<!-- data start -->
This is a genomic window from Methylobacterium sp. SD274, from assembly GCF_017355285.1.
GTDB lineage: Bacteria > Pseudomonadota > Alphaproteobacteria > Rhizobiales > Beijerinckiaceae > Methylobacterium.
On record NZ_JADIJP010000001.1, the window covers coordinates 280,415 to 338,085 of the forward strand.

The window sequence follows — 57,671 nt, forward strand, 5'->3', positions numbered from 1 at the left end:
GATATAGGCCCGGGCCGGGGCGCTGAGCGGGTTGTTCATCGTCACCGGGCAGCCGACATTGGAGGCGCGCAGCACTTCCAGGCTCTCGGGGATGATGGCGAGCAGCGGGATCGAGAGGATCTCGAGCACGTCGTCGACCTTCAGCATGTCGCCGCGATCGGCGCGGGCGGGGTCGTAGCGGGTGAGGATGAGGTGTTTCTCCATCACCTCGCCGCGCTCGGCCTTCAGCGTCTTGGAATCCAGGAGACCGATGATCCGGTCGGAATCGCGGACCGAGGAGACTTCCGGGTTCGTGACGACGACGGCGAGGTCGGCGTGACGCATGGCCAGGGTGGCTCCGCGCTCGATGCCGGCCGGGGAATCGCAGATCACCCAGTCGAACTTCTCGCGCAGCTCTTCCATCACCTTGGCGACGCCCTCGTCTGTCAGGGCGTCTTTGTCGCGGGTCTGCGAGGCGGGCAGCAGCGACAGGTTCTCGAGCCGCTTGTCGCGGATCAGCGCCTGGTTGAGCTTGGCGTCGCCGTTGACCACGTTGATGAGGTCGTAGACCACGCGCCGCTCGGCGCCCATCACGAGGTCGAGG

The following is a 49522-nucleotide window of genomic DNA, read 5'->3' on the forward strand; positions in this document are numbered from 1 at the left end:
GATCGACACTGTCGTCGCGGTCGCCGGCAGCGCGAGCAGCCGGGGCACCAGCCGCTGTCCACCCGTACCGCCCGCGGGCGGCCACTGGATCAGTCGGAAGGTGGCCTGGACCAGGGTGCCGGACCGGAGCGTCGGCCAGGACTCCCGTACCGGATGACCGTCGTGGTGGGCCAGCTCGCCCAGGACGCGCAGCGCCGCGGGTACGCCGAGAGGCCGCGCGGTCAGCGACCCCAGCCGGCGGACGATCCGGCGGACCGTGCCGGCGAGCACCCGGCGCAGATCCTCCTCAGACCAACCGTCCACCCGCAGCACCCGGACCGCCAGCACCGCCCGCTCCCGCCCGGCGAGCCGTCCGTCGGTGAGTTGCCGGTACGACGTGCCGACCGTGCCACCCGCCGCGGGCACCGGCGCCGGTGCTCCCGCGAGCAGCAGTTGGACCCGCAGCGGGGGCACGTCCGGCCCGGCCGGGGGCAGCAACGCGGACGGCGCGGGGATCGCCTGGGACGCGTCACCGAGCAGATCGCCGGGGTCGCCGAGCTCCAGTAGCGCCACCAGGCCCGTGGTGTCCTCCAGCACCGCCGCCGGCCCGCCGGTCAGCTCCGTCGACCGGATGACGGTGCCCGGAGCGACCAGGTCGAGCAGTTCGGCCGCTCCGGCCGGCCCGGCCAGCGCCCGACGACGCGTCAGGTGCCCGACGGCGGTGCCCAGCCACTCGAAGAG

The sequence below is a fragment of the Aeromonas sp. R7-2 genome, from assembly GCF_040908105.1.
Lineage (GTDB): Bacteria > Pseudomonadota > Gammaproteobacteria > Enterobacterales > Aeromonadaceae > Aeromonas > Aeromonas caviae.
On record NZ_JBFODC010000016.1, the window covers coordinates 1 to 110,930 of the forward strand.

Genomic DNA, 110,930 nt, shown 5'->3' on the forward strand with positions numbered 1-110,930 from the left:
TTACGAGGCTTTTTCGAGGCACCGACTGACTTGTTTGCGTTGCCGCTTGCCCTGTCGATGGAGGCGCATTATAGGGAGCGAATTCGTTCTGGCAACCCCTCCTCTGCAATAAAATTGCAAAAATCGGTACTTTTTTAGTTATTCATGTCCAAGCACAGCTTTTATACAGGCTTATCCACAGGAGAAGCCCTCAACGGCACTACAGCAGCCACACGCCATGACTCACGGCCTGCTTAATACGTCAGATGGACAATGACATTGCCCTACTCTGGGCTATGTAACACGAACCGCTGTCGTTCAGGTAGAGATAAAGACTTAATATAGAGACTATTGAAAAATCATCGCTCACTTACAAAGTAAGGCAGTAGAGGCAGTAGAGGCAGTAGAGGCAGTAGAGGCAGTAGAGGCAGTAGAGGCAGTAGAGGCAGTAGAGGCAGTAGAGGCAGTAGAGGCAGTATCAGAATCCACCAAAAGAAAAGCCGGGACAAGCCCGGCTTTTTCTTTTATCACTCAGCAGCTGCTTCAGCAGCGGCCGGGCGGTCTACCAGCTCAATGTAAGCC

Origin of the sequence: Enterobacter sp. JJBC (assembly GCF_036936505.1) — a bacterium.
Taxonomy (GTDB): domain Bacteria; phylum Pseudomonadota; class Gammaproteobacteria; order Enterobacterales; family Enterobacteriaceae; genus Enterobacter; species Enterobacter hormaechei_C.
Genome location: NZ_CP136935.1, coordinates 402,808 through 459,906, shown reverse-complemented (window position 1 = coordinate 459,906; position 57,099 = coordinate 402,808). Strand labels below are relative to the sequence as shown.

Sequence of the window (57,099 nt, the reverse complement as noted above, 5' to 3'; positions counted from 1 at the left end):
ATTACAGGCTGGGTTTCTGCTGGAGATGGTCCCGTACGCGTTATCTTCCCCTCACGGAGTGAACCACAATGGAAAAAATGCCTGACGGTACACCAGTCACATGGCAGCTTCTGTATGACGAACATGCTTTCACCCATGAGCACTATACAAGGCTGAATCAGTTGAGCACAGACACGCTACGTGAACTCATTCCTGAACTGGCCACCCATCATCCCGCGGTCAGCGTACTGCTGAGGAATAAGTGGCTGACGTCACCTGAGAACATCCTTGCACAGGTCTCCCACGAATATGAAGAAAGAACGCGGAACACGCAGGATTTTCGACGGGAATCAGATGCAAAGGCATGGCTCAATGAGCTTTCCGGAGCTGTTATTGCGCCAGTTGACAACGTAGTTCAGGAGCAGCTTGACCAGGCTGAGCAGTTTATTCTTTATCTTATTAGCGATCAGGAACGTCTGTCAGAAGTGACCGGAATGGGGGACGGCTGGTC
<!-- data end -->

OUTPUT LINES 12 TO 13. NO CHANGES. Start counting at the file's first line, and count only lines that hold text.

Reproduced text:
TTACGAGGCTTTTTCGAGGCACCGACTGACTTGTTTGCGTTGCCGCTTGCCCTGTCGATGGAGGCGCATTATAGGGAGCGAATTCGTTCTGGCAACCCCTCCTCTGCAATAAAATTGCAAAAATCGGTACTTTTTTAGTTATTCATGTCCAAGCACAGCTTTTATACAGGCTTATCCACAGGAGAAGCCCTCAACGGCACTACAGCAGCCACACGCCATGACTCACGGCCTGCTTAATACGTCAGATGGACAATGACATTGCCCTACTCTGGGCTATGTAACACGAACCGCTGTCGTTCAGGTAGAGATAAAGACTTAATATAGAGACTATTGAAAAATCATCGCTCACTTACAAAGTAAGGCAGTAGAGGCAGTAGAGGCAGTAGAGGCAGTAGAGGCAGTAGAGGCAGTAGAGGCAGTAGAGGCAGTAGAGGCAGTAGAGGCAGTAGAGGCAGTATCAGAATCCACCAAAAGAAAAGCCGGGACAAGCCCGGCTTTTTCTTTTATCACTCAGCAGCTGCTTCAGCAGCGGCCGGGCGGTCTACCAGCTCAATGTAAGCC

Origin of the sequence: Enterobacter sp. JJBC (assembly GCF_036936505.1) — a bacterium.